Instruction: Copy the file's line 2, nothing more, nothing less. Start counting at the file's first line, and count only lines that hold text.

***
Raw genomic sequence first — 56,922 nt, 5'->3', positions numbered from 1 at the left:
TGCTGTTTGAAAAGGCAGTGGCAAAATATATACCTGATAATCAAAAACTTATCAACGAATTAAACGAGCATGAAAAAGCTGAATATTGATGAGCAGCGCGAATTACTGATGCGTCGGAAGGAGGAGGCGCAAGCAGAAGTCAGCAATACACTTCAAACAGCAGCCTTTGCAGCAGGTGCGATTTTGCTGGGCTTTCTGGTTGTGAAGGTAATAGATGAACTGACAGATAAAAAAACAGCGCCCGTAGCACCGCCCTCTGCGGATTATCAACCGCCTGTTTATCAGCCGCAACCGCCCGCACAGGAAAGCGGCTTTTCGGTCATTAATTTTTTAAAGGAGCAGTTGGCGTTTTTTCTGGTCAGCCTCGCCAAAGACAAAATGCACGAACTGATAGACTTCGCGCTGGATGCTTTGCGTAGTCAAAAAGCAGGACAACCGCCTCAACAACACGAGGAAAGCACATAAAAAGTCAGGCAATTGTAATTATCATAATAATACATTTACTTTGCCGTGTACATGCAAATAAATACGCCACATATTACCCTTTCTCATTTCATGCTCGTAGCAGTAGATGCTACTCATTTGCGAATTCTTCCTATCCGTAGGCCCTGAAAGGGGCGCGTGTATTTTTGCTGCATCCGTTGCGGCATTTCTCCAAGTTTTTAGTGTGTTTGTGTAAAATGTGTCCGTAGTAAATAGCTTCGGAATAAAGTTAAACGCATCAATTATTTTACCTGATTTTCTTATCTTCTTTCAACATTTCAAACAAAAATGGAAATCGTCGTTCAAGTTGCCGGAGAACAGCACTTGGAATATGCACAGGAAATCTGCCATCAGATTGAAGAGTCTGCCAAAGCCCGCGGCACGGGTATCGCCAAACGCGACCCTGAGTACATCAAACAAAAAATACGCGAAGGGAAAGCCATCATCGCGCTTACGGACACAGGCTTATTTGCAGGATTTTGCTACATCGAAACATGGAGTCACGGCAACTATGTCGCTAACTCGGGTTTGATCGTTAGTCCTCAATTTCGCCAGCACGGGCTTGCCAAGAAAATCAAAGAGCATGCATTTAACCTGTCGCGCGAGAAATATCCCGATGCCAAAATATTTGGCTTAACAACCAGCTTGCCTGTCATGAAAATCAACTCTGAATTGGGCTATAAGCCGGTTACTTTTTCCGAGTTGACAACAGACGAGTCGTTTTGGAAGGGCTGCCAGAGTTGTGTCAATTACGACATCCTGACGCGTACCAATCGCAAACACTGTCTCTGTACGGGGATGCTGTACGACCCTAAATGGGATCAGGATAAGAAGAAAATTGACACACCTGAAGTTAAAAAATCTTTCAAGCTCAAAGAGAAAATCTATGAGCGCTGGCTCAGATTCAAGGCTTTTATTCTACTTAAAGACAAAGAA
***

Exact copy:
TGCTGTTTGAAAAGGCAGTGGCAAAATATATACCTGATAATCAAAAACTTATCAACGAATTAAACGAGCATGAAAAAGCTGAATATTGATGAGCAGCGCGAATTACTGATGCGTCGGAAGGAGGAGGCGCAAGCAGAAGTCAGCAATACACTTCAAACAGCAGCCTTTGCAGCAGGTGCGATTTTGCTGGGCTTTCTGGTTGTGAAGGTAATAGATGAACTGACAGATAAAAAAACAGCGCCCGTAGCACCGCCCTCTGCGGATTATCAACCGCCTGTTTATCAGCCGCAACCGCCCGCACAGGAAAGCGGCTTTTCGGTCATTAATTTTTTAAAGGAGCAGTTGGCGTTTTTTCTGGTCAGCCTCGCCAAAGACAAAATGCACGAACTGATAGACTTCGCGCTGGATGCTTTGCGTAGTCAAAAAGCAGGACAACCGCCTCAACAACACGAGGAAAGCACATAAAAAGTCAGGCAATTGTAATTATCATAATAATACATTTACTTTGCCGTGTACATGCAAATAAATACGCCACATATTACCCTTTCTCATTTCATGCTCGTAGCAGTAGATGCTACTCATTTGCGAATTCTTCCTATCCGTAGGCCCTGAAAGGGGCGCGTGTATTTTTGCTGCATCCGTTGCGGCATTTCTCCAAGTTTTTAGTGTGTTTGTGTAAAATGTGTCCGTAGTAAATAGCTTCGGAATAAAGTTAAACGCATCAATTATTTTACCTGATTTTCTTATCTTCTTTCAACATTTCAAACAAAAATGGAAATCGTCGTTCAAGTTGCCGGAGAACAGCACTTGGAATATGCACAGGAAATCTGCCATCAGATTGAAGAGTCTGCCAAAGCCCGCGGCACGGGTATCGCCAAACGCGACCCTGAGTACATCAAACAAAAAATACGCGAAGGGAAAGCCATCATCGCGCTTACGGACACAGGCTTATTTGCAGGATTTTGCTACATCGAAACATGGAGTCACGGCAACTATGTCGCTAACTCGGGTTTGATCGTTAGTCCTCAATTTCGCCAGCACGGGCTTGCCAAGAAAATCAAAGAGCATGCATTTAACCTGTCGCGCGAGAAATATCCCGATGCCAAAATATTTGGCTTAACAACCAGCTTGCCTGTCATGAAAATCAACTCTGAATTGGGCTATAAGCCGGTTACTTTTTCCGAGTTGACAACAGACGAGTCGTTTTGGAAGGGCTGCCAGAGTTGTGTCAATTACGACATCCTGACGCGTACCAATCGCAAACACTGTCTCTGTACGGGGATGCTGTACGACCCTAAATGGGATCAGGATAAGAAGAAAATTGACACACCTGAAGTTAAAAAATCTTTCAAGCTCAAAGAGAAAATCTATGAGCGCTGGCTCAGATTCAAGGCTTTTATTCTACTTAAAGACAAAGAA